The final decision on the design will be made in the summer, with construction expected to begin in 2019.

Shortlisted designs for Perth City Hall to be showcased

PerthCityHallAn exhibition featuring the initial design concepts created by the five shortlisted architectural firms for the transformation of Perth City Hall into a cultural attraction are to go on show for members of the public.

The building, which closed its doors to the public in 2005, is to be converted by Perth & Kinross Council into a world-class visual arts visitor experience.

The shortlisted architects Austin-Smith:Lord and MVRDV; Hoskins Architects; LDN; Mecanoo; and Richard Murphy Architects will each submit designs for the exhibition.

Last week BAM Construction was appointed by hub East Central Scotland to redevelop the building.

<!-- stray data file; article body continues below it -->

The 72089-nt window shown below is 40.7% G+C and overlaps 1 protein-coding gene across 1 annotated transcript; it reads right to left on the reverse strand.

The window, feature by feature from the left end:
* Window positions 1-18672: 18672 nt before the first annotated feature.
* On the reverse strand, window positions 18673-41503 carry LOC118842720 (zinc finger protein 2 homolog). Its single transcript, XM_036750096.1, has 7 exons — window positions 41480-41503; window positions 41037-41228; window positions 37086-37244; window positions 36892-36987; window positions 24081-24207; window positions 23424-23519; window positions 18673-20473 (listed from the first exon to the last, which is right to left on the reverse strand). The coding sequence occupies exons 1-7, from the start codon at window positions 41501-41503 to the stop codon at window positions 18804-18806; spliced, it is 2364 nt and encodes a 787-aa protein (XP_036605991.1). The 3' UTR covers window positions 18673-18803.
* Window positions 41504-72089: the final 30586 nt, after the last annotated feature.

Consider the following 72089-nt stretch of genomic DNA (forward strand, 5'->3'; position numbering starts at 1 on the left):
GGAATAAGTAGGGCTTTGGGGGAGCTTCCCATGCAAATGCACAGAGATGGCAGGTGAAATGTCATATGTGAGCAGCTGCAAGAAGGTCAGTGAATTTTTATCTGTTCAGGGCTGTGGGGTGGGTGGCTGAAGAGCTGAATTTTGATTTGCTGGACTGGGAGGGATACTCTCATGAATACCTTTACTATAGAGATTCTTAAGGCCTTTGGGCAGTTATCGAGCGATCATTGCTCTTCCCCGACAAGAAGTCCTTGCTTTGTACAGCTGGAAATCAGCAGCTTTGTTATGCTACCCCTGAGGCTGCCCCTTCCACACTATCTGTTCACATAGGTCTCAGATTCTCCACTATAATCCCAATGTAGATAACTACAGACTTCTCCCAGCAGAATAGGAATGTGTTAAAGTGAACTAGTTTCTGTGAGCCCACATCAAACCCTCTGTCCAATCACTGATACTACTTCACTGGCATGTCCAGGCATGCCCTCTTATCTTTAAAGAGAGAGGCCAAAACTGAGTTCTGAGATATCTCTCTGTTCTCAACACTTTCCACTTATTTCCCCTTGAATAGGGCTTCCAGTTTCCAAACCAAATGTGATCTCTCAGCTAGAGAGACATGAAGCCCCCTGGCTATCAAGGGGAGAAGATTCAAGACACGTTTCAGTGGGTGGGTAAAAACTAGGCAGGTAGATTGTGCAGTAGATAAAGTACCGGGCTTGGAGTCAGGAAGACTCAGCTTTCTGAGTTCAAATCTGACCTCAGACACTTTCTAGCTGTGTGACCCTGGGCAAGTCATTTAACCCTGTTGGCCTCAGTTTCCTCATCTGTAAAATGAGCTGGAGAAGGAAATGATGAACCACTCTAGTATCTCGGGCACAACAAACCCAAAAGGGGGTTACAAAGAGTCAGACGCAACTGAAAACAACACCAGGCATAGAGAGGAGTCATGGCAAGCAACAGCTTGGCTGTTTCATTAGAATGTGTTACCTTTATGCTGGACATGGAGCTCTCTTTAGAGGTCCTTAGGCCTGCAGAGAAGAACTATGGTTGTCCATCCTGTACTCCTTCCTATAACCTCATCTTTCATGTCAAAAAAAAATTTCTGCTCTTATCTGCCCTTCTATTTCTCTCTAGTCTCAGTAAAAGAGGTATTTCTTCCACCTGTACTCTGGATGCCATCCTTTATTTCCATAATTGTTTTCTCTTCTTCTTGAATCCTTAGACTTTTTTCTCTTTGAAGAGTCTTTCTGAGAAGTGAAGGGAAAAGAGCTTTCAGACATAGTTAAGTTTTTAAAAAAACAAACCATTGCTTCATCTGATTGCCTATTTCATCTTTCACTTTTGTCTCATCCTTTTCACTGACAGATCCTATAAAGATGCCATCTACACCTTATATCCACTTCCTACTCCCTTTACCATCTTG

The concepts can be viewed in the Civic Hall at 2 High Street from 12 noon on 12 June. The exhibition will then be open 10am-7pm on weekdays and 10am – 4pm at weekends until 24 June. Images from the exhibition will also be displayed at the back of City Hall opposite St John’s Kirk, and online.

Members of the public will have the opportunity to comment on the designs.

The final decision on which firms wins will be made by Perth & Kinross Council in the summer. Formal public consultation will form part of the subsequent planning process.

Following the successful architect being confirmed, the development of the detailed plans and applications for planning consent and listed building consent will take place, with construction works due to begin in 2019.

Scottish National Gallery expansion scaled back and delayed to reduce risks